This boosterism obscures the racialized poverty, suffering, and violence that coexist uneasily with astonishing wealth in this paradise of liberal capitalism. LA has never been a friendly place for tenants, but the situation has worsened in recent decades, as wages stagnated and rents soared. Now LA is staring down the barrel of what could be the largest wave of forced evictions in the region’s history, and local leaders—including Garcetti—are refusing to do what’s necessary to secure housing for renters and unhoused Angelenos.
Rather than being a model city, Los Angeles has become a cautionary tale: Even under the best conditions that liberalism and the Democratic Party have to offer, those who don’t own property will be exploited by those who do.
The New Yorker - It is now clear that the twin prescriptions of social isolation and shuttering large parts of the national economy have lowered the death toll of the novel coronavirus in the United States from the direst predictions. But in a country where the “social safety net” is more a distant memory than a source of actual provision or support, large swaths of the public now face the threat of hunger and homelessness. Each passing week brings more questions about what our cities and states will look like when the shelter-in-place orders are lifted; they also bring us one week closer to the rent coming due.
By May 6th, twenty per cent of tenants had not paid this month’s rent, a slight improvement over the twenty-two per cent who did not pay last month’s rent in the first week. This is probably the result of renters receiving increased unemployment and stimulus checks, but it is also unsustainable. Republicans have vowed not to renew the extra unemployment money when it comes up for a vote again in July, and most states are running out of funding to make their shares of the payments. Meanwhile, in a matter of weeks, a staggering thirty-three million people have filed for unemployment, and the future of millions more hangs in the balance. April’s unemployment rate was nearly fifteen per cent, a height of joblessness not reached since the Great Depression. The Congressional Budget Office has projected that by the fall, the official unemployment rate could rise even higher, to sixteen per cent.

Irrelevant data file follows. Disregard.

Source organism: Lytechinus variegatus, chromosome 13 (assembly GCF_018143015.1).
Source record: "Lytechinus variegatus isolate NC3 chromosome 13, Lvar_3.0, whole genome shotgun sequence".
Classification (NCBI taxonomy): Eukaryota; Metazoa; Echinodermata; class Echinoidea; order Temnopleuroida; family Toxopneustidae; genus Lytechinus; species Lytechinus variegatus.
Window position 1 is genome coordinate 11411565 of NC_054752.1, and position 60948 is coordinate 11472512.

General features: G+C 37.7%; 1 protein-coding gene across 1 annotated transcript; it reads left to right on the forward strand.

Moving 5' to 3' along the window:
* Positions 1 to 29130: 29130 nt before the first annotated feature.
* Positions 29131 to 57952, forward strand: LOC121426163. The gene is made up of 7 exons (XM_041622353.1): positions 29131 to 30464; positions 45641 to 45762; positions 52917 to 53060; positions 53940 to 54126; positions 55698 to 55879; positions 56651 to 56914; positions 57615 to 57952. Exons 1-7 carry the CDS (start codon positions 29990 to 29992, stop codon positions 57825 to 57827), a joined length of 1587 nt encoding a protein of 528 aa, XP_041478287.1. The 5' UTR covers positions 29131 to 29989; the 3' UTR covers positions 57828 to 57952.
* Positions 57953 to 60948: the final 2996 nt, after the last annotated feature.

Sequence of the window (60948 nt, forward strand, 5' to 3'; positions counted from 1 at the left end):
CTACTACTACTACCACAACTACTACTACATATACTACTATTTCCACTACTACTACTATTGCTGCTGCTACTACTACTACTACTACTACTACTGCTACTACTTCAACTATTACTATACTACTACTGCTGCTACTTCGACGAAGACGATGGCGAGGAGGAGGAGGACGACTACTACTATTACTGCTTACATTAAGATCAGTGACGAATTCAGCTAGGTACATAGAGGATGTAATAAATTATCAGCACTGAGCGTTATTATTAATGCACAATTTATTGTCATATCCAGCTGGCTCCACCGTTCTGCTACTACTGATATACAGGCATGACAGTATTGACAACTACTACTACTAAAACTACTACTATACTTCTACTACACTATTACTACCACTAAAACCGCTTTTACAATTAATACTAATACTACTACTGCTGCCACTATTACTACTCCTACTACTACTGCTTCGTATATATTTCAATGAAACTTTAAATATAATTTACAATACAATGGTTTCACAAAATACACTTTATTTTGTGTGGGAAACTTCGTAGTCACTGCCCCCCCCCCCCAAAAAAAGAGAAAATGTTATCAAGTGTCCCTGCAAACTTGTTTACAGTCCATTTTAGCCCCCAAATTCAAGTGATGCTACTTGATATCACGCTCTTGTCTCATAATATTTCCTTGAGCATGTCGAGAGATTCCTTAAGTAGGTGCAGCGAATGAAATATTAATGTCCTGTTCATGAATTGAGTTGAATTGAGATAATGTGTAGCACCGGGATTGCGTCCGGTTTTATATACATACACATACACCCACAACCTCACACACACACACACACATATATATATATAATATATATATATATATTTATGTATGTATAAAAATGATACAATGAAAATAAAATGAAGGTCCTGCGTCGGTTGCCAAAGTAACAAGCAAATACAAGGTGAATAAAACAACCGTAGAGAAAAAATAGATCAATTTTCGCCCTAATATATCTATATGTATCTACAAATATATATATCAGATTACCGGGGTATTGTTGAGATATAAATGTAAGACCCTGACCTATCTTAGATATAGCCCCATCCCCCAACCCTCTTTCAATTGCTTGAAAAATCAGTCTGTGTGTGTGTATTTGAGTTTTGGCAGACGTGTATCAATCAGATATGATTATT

VOGUE - In Oakland, the Bay Area’s deep-rooted housing crisis is starkly visible. In makeshift encampments, the city's homeless live in tents, old cars, and mobile homes clustered together in parking lots. Vacant houses, all chipped paint and rotting wood, stand feet away from newly renovated properties that tech industry transplants would swoop up in a heartbeat.
At the end of last year, Moms 4 Housing, a group of Oakland-born unhoused and marginally housed community activists, began a campaign to face these issues head-on. They planned an occupation of one home that had been sitting vacant for years, setting their sights on fighting gentrification, institutional poverty, and a speculative housing market that’s completely transformed the city that they grew up in. It garnered attention worldwide, and now, in the wake of COVID-19, their actions have taken on a whole new context. How can California’s homeless population heed the call to shelter in place when there’s no such shelter to speak of?
LA Times - With the state's economy in pandemic-induced freefall, missed rent payments are piling up for California tenants and landlords. On this episode of Gimme Shelter, Matt and Liam discuss whether a rent strike will provoke the state into action, and what can the government realistically do to help? First, the Avocado of the Fortnite takes us to Liam's backyard (4:00). Then a discussion of the #CancelTheRent movement and two state proposals to address the issue (7:00). Then an interview with Patricia Mendoza, a renter in Imperial Beach who participated in the May 1 rent strike (30:00). Finally, an interview with Evelyn Garcia, whose family owns an apartment complex in South L.A. (44:00).